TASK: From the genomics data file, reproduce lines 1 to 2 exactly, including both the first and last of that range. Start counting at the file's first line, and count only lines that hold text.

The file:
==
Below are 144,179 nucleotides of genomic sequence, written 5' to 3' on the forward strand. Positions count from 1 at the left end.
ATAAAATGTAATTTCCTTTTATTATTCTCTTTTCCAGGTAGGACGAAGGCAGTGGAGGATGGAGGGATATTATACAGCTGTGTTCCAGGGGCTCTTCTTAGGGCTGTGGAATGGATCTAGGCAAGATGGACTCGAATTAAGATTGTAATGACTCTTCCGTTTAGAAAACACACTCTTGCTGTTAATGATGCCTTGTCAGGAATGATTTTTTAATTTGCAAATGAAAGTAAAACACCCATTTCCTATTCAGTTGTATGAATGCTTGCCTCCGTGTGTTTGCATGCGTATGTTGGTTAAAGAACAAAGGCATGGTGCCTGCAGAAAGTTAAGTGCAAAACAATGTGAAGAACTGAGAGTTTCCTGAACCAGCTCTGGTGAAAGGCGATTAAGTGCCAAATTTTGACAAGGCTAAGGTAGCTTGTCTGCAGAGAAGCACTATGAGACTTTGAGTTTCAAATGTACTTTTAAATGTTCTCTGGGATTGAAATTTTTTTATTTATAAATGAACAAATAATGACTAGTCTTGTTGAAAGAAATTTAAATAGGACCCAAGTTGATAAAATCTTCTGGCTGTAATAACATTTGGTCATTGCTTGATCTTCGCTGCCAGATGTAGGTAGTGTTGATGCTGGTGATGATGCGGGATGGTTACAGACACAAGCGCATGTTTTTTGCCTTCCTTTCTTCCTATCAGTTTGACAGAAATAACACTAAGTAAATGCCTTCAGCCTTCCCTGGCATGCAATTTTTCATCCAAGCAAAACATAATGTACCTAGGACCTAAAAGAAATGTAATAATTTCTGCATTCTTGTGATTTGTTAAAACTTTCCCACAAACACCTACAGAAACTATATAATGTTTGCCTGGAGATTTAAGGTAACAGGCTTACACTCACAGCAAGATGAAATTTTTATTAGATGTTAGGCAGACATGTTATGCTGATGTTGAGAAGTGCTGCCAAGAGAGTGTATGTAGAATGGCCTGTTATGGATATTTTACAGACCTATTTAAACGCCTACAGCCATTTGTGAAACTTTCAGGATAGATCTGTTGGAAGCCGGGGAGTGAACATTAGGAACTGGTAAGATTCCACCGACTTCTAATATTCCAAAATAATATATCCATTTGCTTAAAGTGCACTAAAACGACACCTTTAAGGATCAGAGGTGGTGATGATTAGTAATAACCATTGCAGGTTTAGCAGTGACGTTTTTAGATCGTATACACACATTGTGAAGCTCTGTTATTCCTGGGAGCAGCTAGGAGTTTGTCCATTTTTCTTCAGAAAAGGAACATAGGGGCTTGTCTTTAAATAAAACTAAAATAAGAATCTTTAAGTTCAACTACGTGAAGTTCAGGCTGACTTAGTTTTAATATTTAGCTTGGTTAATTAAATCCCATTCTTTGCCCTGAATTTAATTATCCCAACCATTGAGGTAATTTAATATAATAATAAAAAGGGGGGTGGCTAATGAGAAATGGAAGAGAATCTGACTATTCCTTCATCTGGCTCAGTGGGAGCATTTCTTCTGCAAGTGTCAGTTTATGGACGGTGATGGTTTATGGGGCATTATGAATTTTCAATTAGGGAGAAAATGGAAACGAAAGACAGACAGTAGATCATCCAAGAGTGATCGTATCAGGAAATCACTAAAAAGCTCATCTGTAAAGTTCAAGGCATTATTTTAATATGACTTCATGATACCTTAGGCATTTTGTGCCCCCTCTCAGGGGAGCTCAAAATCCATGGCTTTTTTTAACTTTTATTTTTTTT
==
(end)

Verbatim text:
Below are 144,179 nucleotides of genomic sequence, written 5' to 3' on the forward strand. Positions count from 1 at the left end.
ATAAAATGTAATTTCCTTTTATTATTCTCTTTTCCAGGTAGGACGAAGGCAGTGGAGGATGGAGGGATATTATACAGCTGTGTTCCAGGGGCTCTTCTTAGGGCTGTGGAATGGATCTAGGCAAGATGGACTCGAATTAAGATTGTAATGACTCTTCCGTTTAGAAAACACACTCTTGCTGTTAATGATGCCTTGTCAGGAATGATTTTTTAATTTGCAAATGAAAGTAAAACACCCATTTCCTATTCAGTTGTATGAATGCTTGCCTCCGTGTGTTTGCATGCGTATGTTGGTTAAAGAACAAAGGCATGGTGCCTGCAGAAAGTTAAGTGCAAAACAATGTGAAGAACTGAGAGTTTCCTGAACCAGCTCTGGTGAAAGGCGATTAAGTGCCAAATTTTGACAAGGCTAAGGTAGCTTGTCTGCAGAGAAGCACTATGAGACTTTGAGTTTCAAATGTACTTTTAAATGTTCTCTGGGATTGAAATTTTTTTATTTATAAATGAACAAATAATGACTAGTCTTGTTGAAAGAAATTTAAATAGGACCCAAGTTGATAAAATCTTCTGGCTGTAATAACATTTGGTCATTGCTTGATCTTCGCTGCCAGATGTAGGTAGTGTTGATGCTGGTGATGATGCGGGATGGTTACAGACACAAGCGCATGTTTTTTGCCTTCCTTTCTTCCTATCAGTTTGACAGAAATAACACTAAGTAAATGCCTTCAGCCTTCCCTGGCATGCAATTTTTCATCCAAGCAAAACATAATGTACCTAGGACCTAAAAGAAATGTAATAATTTCTGCATTCTTGTGATTTGTTAAAACTTTCCCACAAACACCTACAGAAACTATATAATGTTTGCCTGGAGATTTAAGGTAACAGGCTTACACTCACAGCAAGATGAAATTTTTATTAGATGTTAGGCAGACATGTTATGCTGATGTTGAGAAGTGCTGCCAAGAGAGTGTATGTAGAATGGCCTGTTATGGATATTTTACAGACCTATTTAAACGCCTACAGCCATTTGTGAAACTTTCAGGATAGATCTGTTGGAAGCCGGGGAGTGAACATTAGGAACTGGTAAGATTCCACCGACTTCTAATATTCCAAAATAATATATCCATTTGCTTAAAGTGCACTAAAACGACACCTTTAAGGATCAGAGGTGGTGATGATTAGTAATAACCATTGCAGGTTTAGCAGTGACGTTTTTAGATCGTATACACACATTGTGAAGCTCTGTTATTCCTGGGAGCAGCTAGGAGTTTGTCCATTTTTCTTCAGAAAAGGAACATAGGGGCTTGTCTTTAAATAAAACTAAAATAAGAATCTTTAAGTTCAACTACGTGAAGTTCAGGCTGACTTAGTTTTAATATTTAGCTTGGTTAATTAAATCCCATTCTTTGCCCTGAATTTAATTATCCCAACCATTGAGGTAATTTAATATAATAATAAAAAGGGGGGTGGCTAATGAGAAATGGAAGAGAATCTGACTATTCCTTCATCTGGCTCAGTGGGAGCATTTCTTCTGCAAGTGTCAGTTTATGGACGGTGATGGTTTATGGGGCATTATGAATTTTCAATTAGGGAGAAAATGGAAACGAAAGACAGACAGTAGATCATCCAAGAGTGATCGTATCAGGAAATCACTAAAAAGCTCATCTGTAAAGTTCAAGGCATTATTTTAATATGACTTCATGATACCTTAGGCATTTTGTGCCCCCTCTCAGGGGAGCTCAAAATCCATGGCTTTTTTTAACTTTTATTTTTTTT